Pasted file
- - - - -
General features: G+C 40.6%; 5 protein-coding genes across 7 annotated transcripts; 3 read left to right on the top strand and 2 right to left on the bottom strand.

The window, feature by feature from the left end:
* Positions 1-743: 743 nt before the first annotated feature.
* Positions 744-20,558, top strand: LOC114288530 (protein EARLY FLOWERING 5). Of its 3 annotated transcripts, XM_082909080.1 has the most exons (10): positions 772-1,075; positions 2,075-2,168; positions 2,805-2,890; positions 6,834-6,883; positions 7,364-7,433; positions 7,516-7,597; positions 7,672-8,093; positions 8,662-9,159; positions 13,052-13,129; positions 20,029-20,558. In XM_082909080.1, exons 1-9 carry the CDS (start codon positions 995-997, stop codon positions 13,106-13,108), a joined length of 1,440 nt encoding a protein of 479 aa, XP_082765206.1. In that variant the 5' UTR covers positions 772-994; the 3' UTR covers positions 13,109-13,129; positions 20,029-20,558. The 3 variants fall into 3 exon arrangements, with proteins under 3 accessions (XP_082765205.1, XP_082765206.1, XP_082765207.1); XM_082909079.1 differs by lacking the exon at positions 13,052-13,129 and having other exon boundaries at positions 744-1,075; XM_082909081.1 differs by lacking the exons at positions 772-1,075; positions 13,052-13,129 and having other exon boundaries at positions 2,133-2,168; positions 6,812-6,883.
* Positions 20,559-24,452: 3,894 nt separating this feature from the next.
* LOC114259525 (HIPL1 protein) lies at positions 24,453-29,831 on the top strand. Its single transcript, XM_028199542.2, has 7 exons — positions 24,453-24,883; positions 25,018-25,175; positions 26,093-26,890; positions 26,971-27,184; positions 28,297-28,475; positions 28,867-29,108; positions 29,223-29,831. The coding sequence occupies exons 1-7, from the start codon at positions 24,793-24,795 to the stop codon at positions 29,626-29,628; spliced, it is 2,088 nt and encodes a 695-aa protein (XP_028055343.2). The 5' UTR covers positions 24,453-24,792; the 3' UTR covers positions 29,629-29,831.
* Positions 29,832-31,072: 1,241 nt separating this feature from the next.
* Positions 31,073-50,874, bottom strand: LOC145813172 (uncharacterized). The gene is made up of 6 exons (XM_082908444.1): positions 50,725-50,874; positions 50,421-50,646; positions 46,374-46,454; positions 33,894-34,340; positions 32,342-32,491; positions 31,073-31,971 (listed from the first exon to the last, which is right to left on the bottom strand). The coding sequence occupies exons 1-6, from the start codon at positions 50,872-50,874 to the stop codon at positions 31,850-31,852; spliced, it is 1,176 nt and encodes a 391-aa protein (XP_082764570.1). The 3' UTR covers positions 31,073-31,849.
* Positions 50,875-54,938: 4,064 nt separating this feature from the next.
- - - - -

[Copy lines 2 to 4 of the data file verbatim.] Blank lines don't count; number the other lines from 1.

The window, feature by feature from the left end:
* Positions 1-743: 743 nt before the first annotated feature.
* Positions 744-20,558, top strand: LOC114288530 (protein EARLY FLOWERING 5). Of its 3 annotated transcripts, XM_082909080.1 has the most exons (10): positions 772-1,075; positions 2,075-2,168; positions 2,805-2,890; positions 6,834-6,883; positions 7,364-7,433; positions 7,516-7,597; positions 7,672-8,093; positions 8,662-9,159; positions 13,052-13,129; positions 20,029-20,558. In XM_082909080.1, exons 1-9 carry the CDS (start codon positions 995-997, stop codon positions 13,106-13,108), a joined length of 1,440 nt encoding a protein of 479 aa, XP_082765206.1. In that variant the 5' UTR covers positions 772-994; the 3' UTR covers positions 13,109-13,129; positions 20,029-20,558. The 3 variants fall into 3 exon arrangements, with proteins under 3 accessions (XP_082765205.1, XP_082765206.1, XP_082765207.1); XM_082909079.1 differs by lacking the exon at positions 13,052-13,129 and having other exon boundaries at positions 744-1,075; XM_082909081.1 differs by lacking the exons at positions 772-1,075; positions 13,052-13,129 and having other exon boundaries at positions 2,133-2,168; positions 6,812-6,883.